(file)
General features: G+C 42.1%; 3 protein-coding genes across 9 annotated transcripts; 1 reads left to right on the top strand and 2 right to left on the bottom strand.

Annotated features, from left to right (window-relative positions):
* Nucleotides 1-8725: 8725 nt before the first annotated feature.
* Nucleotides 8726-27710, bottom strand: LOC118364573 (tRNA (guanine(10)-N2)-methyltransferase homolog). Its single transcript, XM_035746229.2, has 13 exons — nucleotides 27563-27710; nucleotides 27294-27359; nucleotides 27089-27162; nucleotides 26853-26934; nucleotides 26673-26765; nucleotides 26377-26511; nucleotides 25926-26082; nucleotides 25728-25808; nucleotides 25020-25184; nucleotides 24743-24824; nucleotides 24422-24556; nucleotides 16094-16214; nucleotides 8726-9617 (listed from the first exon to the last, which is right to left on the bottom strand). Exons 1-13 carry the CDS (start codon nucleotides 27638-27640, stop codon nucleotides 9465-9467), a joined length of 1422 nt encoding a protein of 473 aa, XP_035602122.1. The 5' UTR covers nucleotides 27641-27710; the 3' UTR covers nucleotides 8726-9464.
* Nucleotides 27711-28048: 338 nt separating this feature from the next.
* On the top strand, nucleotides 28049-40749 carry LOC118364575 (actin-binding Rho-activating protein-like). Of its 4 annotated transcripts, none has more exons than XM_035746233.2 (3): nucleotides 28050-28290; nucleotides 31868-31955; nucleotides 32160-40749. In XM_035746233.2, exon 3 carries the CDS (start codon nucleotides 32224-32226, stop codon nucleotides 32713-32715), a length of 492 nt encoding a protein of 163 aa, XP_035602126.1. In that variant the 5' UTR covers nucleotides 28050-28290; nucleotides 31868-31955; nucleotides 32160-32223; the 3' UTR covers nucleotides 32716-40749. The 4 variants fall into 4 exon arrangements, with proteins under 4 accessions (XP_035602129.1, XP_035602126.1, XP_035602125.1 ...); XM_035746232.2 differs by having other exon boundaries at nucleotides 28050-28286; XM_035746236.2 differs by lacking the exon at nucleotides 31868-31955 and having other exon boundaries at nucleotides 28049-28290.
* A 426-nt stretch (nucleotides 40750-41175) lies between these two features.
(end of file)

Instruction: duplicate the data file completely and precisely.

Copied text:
General features: G+C 42.1%; 3 protein-coding genes across 9 annotated transcripts; 1 reads left to right on the top strand and 2 right to left on the bottom strand.

Annotated features, from left to right (window-relative positions):
* Nucleotides 1-8725: 8725 nt before the first annotated feature.
* Nucleotides 8726-27710, bottom strand: LOC118364573 (tRNA (guanine(10)-N2)-methyltransferase homolog). Its single transcript, XM_035746229.2, has 13 exons — nucleotides 27563-27710; nucleotides 27294-27359; nucleotides 27089-27162; nucleotides 26853-26934; nucleotides 26673-26765; nucleotides 26377-26511; nucleotides 25926-26082; nucleotides 25728-25808; nucleotides 25020-25184; nucleotides 24743-24824; nucleotides 24422-24556; nucleotides 16094-16214; nucleotides 8726-9617 (listed from the first exon to the last, which is right to left on the bottom strand). Exons 1-13 carry the CDS (start codon nucleotides 27638-27640, stop codon nucleotides 9465-9467), a joined length of 1422 nt encoding a protein of 473 aa, XP_035602122.1. The 5' UTR covers nucleotides 27641-27710; the 3' UTR covers nucleotides 8726-9464.
* Nucleotides 27711-28048: 338 nt separating this feature from the next.
* On the top strand, nucleotides 28049-40749 carry LOC118364575 (actin-binding Rho-activating protein-like). Of its 4 annotated transcripts, none has more exons than XM_035746233.2 (3): nucleotides 28050-28290; nucleotides 31868-31955; nucleotides 32160-40749. In XM_035746233.2, exon 3 carries the CDS (start codon nucleotides 32224-32226, stop codon nucleotides 32713-32715), a length of 492 nt encoding a protein of 163 aa, XP_035602126.1. In that variant the 5' UTR covers nucleotides 28050-28290; nucleotides 31868-31955; nucleotides 32160-32223; the 3' UTR covers nucleotides 32716-40749. The 4 variants fall into 4 exon arrangements, with proteins under 4 accessions (XP_035602129.1, XP_035602126.1, XP_035602125.1 ...); XM_035746232.2 differs by having other exon boundaries at nucleotides 28050-28286; XM_035746236.2 differs by lacking the exon at nucleotides 31868-31955 and having other exon boundaries at nucleotides 28049-28290.
* A 426-nt stretch (nucleotides 40750-41175) lies between these two features.